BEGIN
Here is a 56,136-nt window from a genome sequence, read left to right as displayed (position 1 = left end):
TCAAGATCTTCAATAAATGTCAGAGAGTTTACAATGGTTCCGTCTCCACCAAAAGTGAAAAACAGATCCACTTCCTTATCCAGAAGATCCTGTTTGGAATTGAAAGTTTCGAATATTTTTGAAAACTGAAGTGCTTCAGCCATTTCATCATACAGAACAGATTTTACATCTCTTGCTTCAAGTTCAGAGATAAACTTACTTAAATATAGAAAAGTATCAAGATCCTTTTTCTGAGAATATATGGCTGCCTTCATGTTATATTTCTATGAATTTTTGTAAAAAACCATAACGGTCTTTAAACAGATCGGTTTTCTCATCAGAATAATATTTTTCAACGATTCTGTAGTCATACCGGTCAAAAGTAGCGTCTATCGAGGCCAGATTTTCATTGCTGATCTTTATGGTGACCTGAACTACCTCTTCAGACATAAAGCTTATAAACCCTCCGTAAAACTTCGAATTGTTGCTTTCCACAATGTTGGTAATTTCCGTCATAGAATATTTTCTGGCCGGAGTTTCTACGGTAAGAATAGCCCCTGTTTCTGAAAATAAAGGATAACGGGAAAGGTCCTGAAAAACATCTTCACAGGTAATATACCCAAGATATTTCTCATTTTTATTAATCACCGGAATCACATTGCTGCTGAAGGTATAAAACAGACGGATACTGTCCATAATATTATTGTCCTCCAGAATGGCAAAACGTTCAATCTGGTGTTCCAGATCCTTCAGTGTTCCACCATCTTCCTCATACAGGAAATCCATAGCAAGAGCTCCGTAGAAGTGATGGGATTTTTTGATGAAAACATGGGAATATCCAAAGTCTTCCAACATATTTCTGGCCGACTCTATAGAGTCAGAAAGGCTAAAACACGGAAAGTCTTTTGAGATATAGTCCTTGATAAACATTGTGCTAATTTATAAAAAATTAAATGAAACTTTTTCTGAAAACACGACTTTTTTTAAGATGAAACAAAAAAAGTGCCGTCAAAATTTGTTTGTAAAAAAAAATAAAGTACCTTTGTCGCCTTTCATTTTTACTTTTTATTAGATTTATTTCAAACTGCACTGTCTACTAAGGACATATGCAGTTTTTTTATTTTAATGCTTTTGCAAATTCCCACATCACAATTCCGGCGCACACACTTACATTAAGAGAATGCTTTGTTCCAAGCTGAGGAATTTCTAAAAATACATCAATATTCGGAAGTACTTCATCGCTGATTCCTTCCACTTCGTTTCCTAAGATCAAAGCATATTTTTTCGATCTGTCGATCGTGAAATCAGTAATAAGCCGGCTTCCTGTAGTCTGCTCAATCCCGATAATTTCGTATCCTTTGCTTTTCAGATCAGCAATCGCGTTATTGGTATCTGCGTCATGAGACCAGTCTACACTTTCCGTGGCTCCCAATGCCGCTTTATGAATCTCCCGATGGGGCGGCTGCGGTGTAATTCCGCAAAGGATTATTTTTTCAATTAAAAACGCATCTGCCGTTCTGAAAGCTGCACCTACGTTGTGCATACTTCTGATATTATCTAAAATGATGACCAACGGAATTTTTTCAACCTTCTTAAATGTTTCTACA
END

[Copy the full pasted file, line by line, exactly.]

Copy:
Here is a 56,136-nt window from a genome sequence, read left to right as displayed (position 1 = left end):
TCAAGATCTTCAATAAATGTCAGAGAGTTTACAATGGTTCCGTCTCCACCAAAAGTGAAAAACAGATCCACTTCCTTATCCAGAAGATCCTGTTTGGAATTGAAAGTTTCGAATATTTTTGAAAACTGAAGTGCTTCAGCCATTTCATCATACAGAACAGATTTTACATCTCTTGCTTCAAGTTCAGAGATAAACTTACTTAAATATAGAAAAGTATCAAGATCCTTTTTCTGAGAATATATGGCTGCCTTCATGTTATATTTCTATGAATTTTTGTAAAAAACCATAACGGTCTTTAAACAGATCGGTTTTCTCATCAGAATAATATTTTTCAACGATTCTGTAGTCATACCGGTCAAAAGTAGCGTCTATCGAGGCCAGATTTTCATTGCTGATCTTTATGGTGACCTGAACTACCTCTTCAGACATAAAGCTTATAAACCCTCCGTAAAACTTCGAATTGTTGCTTTCCACAATGTTGGTAATTTCCGTCATAGAATATTTTCTGGCCGGAGTTTCTACGGTAAGAATAGCCCCTGTTTCTGAAAATAAAGGATAACGGGAAAGGTCCTGAAAAACATCTTCACAGGTAATATACCCAAGATATTTCTCATTTTTATTAATCACCGGAATCACATTGCTGCTGAAGGTATAAAACAGACGGATACTGTCCATAATATTATTGTCCTCCAGAATGGCAAAACGTTCAATCTGGTGTTCCAGATCCTTCAGTGTTCCACCATCTTCCTCATACAGGAAATCCATAGCAAGAGCTCCGTAGAAGTGATGGGATTTTTTGATGAAAACATGGGAATATCCAAAGTCTTCCAACATATTTCTGGCCGACTCTATAGAGTCAGAAAGGCTAAAACACGGAAAGTCTTTTGAGATATAGTCCTTGATAAACATTGTGCTAATTTATAAAAAATTAAATGAAACTTTTTCTGAAAACACGACTTTTTTTAAGATGAAACAAAAAAAGTGCCGTCAAAATTTGTTTGTAAAAAAAAATAAAGTACCTTTGTCGCCTTTCATTTTTACTTTTTATTAGATTTATTTCAAACTGCACTGTCTACTAAGGACATATGCAGTTTTTTTATTTTAATGCTTTTGCAAATTCCCACATCACAATTCCGGCGCACACACTTACATTAAGAGAATGCTTTGTTCCAAGCTGAGGAATTTCTAAAAATACATCAATATTCGGAAGTACTTCATCGCTGATTCCTTCCACTTCGTTTCCTAAGATCAAAGCATATTTTTTCGATCTGTCGATCGTGAAATCAGTAATAAGCCGGCTTCCTGTAGTCTGCTCAATCCCGATAATTTCGTATCCTTTGCTTTTCAGATCAGCAATCGCGTTATTGGTATCTGCGTCATGAGACCAGTCTACACTTTCCGTGGCTCCCAATGCCGCTTTATGAATCTCCCGATGGGGCGGCTGCGGTGTAATTCCGCAAAGGATTATTTTTTCAATTAAAAACGCATCTGCCGTTCTGAAAGCTGCACCTACGTTGTGCATACTTCTGATATTATCTAAAATGATGACCAACGGAATTTTTTCAACCTTCTTAAATGTTTCTACA